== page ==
TitleDaytime trajectories of cortisol: demographic and socioeconomic differences--findings from the National Study of Daily Experiences.
Publication TypeJournal Article
Year of Publication2013
AuthorsKarlamangla, AS, Friedman, EM, Seeman, TE, Stawksi, RS, Almeida, DM
JournalPsychoneuroendocrinology
Volume38
Issue11
Pagination2585-97
Date Published2013 Nov
ISSN1873-3360
KeywordsAdult, Aging, Area Under Curve, Circadian Rhythm, Ethnic Groups, Female, Humans, Hydrocortisone, Male, Middle Aged, Models, Statistical, Saliva, Sex Characteristics, Sleep, Social Class, United States, Wakefulness
Abstract

<p>Cortisol's daytime rhythm is thought to be altered by aging and by exposure to chronic stress. However, measurement of an individual's usual cortisol rhythm is hampered by the effects of acute stressors, by differences between working days and weekends, by between-day variation in waking time and sleep duration, by variability in cortisol sampling times, and by possible variability in the timing of cortisol peak and nadir. Therefore, to determine differences in the usual daytime cortisol rhythm by age, socioeconomic status, and race/ethnicity, we measured salivary cortisol levels at four time-points, repeated over four days that included both weekdays and weekend days, in 1693 men and women from a national sample, and used three alternate growth curve specifications for the underlying cortisol rhythm (linear spline, quadratic spline, piece-wise linear-cubic) in order to minimize the impact of sample timing and other methodological issues. Model-predicted mean values of (and demographic and socioeconomic differences in) cortisol peak, nadir, and area under the curve (AUC) were nearly identical across model specifications. Older age and male gender were independently associated with higher cortisol peak, nadir, and AUC. Low education and minority race/ethnicity status were independently associated with lower cortisol peak and higher nadir, but were not associated with AUC. We also found significant cortisol peak and AUC associations with waking time, sleep duration, and workday vs. weekend day status, suggesting the importance of measuring these confounders and of collecting cortisol measurements over multiple days in research studies. We conclude that daytime cortisol levels are higher in older age and in men compared to women, and that the daytime cortisol rhythm is flatter (more blunted) in less privileged segments of society. Flattening of daytime cortisol rhythms may represent one mechanism by which social stressors lead to poor health outcomes.</p>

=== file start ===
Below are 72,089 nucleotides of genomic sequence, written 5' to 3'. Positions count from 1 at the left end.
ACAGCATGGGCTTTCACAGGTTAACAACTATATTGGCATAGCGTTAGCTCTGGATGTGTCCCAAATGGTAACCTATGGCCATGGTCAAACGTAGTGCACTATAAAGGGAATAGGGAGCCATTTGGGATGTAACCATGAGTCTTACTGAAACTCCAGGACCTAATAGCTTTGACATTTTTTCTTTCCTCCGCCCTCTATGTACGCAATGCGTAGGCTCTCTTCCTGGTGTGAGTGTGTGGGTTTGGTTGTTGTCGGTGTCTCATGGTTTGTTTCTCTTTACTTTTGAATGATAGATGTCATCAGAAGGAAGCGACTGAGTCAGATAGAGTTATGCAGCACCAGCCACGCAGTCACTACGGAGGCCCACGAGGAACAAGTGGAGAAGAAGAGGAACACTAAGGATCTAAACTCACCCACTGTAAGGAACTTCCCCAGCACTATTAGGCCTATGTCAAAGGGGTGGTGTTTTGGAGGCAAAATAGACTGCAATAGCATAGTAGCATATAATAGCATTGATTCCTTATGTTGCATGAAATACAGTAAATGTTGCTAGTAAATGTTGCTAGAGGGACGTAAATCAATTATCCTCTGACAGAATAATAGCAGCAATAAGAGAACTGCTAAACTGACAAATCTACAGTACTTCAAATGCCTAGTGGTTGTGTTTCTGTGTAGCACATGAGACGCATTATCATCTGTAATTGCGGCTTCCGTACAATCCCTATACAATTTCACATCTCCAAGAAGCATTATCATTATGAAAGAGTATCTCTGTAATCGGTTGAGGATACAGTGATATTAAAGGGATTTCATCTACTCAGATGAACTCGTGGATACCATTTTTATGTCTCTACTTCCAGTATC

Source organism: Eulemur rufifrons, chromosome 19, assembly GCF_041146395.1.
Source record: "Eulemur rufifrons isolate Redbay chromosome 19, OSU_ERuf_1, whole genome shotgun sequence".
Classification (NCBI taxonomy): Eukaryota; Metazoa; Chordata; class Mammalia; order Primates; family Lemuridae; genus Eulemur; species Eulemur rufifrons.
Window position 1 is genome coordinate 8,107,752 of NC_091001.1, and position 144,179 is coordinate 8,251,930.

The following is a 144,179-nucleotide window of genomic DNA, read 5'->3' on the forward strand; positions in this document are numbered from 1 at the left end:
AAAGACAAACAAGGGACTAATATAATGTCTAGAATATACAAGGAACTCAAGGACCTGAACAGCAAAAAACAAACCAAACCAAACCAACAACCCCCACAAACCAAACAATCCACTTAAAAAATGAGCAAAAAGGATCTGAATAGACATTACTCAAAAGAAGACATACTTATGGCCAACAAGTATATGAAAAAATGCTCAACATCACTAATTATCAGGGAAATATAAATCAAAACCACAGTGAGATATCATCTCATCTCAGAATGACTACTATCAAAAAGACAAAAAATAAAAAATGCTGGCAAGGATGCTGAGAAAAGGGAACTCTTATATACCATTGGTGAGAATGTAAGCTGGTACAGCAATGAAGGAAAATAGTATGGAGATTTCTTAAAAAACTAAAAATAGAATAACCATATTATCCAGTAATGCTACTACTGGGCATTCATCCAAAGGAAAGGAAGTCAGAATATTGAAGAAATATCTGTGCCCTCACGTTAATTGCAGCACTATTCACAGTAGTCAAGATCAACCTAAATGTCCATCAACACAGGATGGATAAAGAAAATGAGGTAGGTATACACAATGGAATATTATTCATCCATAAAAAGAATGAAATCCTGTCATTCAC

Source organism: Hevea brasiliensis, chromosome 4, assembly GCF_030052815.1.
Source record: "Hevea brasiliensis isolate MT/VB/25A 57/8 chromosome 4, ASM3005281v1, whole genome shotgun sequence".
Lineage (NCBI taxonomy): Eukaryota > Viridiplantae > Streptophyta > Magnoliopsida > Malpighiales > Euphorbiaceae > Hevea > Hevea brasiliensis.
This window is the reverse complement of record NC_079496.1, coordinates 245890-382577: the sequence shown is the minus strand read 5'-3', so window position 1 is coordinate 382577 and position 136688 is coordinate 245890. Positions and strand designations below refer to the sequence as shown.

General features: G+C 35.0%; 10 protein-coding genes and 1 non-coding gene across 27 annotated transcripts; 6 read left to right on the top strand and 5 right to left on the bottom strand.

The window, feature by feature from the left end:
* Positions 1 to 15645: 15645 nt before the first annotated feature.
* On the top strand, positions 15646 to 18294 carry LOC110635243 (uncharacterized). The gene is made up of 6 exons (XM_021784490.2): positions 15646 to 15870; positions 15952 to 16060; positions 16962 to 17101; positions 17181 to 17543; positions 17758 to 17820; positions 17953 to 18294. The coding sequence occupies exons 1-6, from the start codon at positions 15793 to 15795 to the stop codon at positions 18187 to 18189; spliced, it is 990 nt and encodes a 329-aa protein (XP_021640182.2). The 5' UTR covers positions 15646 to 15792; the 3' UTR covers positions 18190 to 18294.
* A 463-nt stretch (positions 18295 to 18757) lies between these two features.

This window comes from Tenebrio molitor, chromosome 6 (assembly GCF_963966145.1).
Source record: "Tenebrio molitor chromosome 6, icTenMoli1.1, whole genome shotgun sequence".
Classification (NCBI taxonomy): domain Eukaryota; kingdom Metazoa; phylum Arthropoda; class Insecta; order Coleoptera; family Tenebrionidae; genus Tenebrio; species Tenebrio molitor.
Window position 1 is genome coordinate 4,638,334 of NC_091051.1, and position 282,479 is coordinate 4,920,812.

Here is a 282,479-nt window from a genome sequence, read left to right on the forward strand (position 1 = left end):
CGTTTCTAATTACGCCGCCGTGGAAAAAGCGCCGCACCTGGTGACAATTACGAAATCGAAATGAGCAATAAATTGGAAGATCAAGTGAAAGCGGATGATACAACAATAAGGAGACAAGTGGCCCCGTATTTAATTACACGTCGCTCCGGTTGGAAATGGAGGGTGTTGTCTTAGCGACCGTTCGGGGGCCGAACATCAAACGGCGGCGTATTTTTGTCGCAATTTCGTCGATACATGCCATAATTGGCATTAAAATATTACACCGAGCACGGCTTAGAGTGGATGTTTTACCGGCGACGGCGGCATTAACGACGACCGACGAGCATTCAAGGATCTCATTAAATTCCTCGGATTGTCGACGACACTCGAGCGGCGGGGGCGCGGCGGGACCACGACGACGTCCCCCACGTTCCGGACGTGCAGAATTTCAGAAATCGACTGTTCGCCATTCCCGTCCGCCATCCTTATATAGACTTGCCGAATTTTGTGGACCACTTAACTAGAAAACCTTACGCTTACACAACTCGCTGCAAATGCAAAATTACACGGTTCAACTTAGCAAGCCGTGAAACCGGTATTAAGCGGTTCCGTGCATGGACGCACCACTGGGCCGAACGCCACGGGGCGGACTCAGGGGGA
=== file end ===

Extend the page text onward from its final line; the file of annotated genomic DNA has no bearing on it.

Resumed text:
DOI10.1016/j.psyneuen.2013.06.010
Alternate JournalPsychoneuroendocrinology
PubMed ID23831263
PubMed Central IDPMC3812359
Grant ListP01-AG020166 / AG / NIA NIH HHS / United States
P30-AG028748 / AG / NIA NIH HHS / United States
M01 RR000865 / RR / NCRR NIH HHS / United States
T32 HD007545 / HD / NICHD NIH HHS / United States
R01-AG033067 / AG / NIA NIH HHS / United States
P30 AG028748 / AG / NIA NIH HHS / United States
R01-AG019239 / AG / NIA NIH HHS / United States
P01 AG020166 / AG / NIA NIH HHS / United States
M01-RR00865 / RR / NCRR NIH HHS / United States
R01 AG019239 / AG / NIA NIH HHS / United States
R01 AG033067 / AG / NIA NIH HHS / United States
R01-AG020166 / AG / NIA NIH HHS / United States